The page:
Tuesday, July 29, 2014

Joining the Tour

YunoJuno is a very bicycle-friendly company. All three co-founders cycle to work, we've done London-Brighton and Oxford-Henley-via-the-Chilterns, and we're avid followers of Le Tour.

So much so, in fact, that this time last year Shib (our CEO) announced that in 2014 he was going to head to Paris for the final stage. Fast forward twelve months, and we've moved the office over to Paris for the week in order to make this happen. Airbnb sorted us out with a great apartment in the 7th, complete with discordant jazz clarinet coming from the neighbouring flat.

On the morning before the final we took to the VĂ©lib' (the original city bike share) and cycled much of the final lap - including the full length of the Champs Elysee (up and down) and a circuit around the Arc de Triomphe.


Since we had to do a fair bit of research to work out where to watch, I thought I'd share our experience...

First thing is when to arrive. The timetable for the stage (available online) is pretty accurate, and the first 'event' is the arrival of the 'caravan' - basically a bunch of honking, hooting, carnival floats that precede the peloton by a couple of hours. We figured we should get to our spot at about the same time they did (so anticipating a two hour wait for the action). This is about right - we found a spot on the river, within the lap (so we got to see the peloton eight times), and the crowds were pretty thin at this time.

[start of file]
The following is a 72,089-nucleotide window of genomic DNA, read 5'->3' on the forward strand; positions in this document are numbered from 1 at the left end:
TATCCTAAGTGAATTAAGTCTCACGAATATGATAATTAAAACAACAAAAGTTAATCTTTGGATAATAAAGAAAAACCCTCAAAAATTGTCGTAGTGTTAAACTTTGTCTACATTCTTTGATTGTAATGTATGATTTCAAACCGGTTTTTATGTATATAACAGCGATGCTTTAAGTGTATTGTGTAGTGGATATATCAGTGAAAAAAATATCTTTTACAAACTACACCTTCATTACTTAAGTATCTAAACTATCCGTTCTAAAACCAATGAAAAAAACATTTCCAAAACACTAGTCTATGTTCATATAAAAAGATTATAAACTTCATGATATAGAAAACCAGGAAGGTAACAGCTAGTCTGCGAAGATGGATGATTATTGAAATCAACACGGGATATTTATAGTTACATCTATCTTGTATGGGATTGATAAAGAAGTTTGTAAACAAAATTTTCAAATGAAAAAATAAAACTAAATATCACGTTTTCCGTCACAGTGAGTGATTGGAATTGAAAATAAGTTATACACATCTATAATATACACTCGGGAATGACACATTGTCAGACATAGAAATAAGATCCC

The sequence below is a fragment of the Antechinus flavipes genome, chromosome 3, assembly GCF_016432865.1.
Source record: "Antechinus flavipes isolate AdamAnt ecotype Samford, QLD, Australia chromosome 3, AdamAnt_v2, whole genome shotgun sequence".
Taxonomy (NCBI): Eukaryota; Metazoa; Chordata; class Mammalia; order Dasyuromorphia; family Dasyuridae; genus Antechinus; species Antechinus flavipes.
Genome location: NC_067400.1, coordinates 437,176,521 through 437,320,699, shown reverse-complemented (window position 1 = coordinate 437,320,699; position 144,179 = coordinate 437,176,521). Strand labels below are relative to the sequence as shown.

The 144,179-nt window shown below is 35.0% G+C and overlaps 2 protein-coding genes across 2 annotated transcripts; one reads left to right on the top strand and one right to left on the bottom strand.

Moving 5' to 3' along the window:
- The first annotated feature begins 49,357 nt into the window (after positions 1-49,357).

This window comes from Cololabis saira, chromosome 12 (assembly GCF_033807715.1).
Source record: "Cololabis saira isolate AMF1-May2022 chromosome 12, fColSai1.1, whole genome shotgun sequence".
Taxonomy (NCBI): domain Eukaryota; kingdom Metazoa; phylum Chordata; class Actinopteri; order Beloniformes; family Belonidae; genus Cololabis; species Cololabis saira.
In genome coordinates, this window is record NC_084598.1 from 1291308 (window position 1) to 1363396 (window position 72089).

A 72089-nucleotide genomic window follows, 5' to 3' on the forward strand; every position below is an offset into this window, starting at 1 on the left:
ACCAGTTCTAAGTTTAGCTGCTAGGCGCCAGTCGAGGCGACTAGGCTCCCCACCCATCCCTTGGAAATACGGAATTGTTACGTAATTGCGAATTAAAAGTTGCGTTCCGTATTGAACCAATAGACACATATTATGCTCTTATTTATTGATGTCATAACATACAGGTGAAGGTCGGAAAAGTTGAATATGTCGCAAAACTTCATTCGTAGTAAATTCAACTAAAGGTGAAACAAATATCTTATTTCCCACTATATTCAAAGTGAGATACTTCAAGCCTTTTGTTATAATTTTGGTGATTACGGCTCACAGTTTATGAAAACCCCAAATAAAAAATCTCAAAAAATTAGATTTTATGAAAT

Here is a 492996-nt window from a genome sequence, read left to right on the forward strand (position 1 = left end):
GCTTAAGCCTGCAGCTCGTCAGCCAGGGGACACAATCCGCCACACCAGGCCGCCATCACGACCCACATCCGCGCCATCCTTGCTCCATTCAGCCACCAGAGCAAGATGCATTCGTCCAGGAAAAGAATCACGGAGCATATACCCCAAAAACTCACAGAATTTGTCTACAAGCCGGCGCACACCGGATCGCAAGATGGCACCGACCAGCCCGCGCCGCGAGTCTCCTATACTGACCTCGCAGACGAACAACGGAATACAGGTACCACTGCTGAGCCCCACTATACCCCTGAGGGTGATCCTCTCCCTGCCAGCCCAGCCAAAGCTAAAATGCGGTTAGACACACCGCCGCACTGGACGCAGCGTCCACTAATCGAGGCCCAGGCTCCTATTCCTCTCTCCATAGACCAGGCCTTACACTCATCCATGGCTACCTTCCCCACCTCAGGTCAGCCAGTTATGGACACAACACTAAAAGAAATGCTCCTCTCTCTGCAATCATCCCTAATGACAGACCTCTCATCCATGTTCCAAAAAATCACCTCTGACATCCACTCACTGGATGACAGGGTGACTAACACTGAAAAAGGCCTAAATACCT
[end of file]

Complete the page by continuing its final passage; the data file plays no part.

Barely-there crowds a hour before the action
Shib wanted to be close to the action, so he took the river side of the road, whilst I stayed on top in the Tuileries gardens, with a view down on to the road.

And then we waited. And I fell asleep. And then it all kicked off.

We had a fantastic view - I've posted some of my pics on Flickr, and Shib has some spectacular roadside action shots - we had about £4k worth of camera equipment between us, and of course the best shots came from an iPhone.

The Yellow Jersey on his way to victory
And then it all ended. Being a little way from the end we weren't entirely sure it had happened - you lose count of the laps, and then suddenly you realise they're not coming round again. The medal ceremony is short and snappy, and an hour later the whole thing's disappeared. And throughout it all the crowds really never became a problem - someone came and stood by me and had a perfect view and he only turned up halfway through the race.

Altogether it's a great experience - definitely to be repeated.

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